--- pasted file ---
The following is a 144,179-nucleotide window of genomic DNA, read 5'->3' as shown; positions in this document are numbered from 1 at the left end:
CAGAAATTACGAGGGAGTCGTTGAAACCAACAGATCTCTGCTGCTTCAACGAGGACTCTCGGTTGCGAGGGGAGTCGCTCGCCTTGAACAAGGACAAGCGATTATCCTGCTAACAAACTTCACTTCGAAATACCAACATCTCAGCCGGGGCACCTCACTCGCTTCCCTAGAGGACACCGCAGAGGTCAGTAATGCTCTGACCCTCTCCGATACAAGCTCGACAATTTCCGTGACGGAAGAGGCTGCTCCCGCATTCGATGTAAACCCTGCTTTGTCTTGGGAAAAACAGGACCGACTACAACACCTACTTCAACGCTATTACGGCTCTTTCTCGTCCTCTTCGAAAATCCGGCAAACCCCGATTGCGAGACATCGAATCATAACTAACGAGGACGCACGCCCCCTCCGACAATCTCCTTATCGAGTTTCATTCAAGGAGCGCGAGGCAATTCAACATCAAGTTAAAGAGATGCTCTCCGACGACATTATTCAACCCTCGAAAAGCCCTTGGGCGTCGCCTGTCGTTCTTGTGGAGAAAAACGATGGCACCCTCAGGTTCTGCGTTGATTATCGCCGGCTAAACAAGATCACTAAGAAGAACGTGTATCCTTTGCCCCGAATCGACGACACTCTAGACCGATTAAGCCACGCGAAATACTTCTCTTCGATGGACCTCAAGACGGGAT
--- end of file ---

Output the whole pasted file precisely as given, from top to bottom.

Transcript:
The following is a 144,179-nucleotide window of genomic DNA, read 5'->3' as shown; positions in this document are numbered from 1 at the left end:
CAGAAATTACGAGGGAGTCGTTGAAACCAACAGATCTCTGCTGCTTCAACGAGGACTCTCGGTTGCGAGGGGAGTCGCTCGCCTTGAACAAGGACAAGCGATTATCCTGCTAACAAACTTCACTTCGAAATACCAACATCTCAGCCGGGGCACCTCACTCGCTTCCCTAGAGGACACCGCAGAGGTCAGTAATGCTCTGACCCTCTCCGATACAAGCTCGACAATTTCCGTGACGGAAGAGGCTGCTCCCGCATTCGATGTAAACCCTGCTTTGTCTTGGGAAAAACAGGACCGACTACAACACCTACTTCAACGCTATTACGGCTCTTTCTCGTCCTCTTCGAAAATCCGGCAAACCCCGATTGCGAGACATCGAATCATAACTAACGAGGACGCACGCCCCCTCCGACAATCTCCTTATCGAGTTTCATTCAAGGAGCGCGAGGCAATTCAACATCAAGTTAAAGAGATGCTCTCCGACGACATTATTCAACCCTCGAAAAGCCCTTGGGCGTCGCCTGTCGTTCTTGTGGAGAAAAACGATGGCACCCTCAGGTTCTGCGTTGATTATCGCCGGCTAAACAAGATCACTAAGAAGAACGTGTATCCTTTGCCCCGAATCGACGACACTCTAGACCGATTAAGCCACGCGAAATACTTCTCTTCGATGGACCTCAAGACGGGAT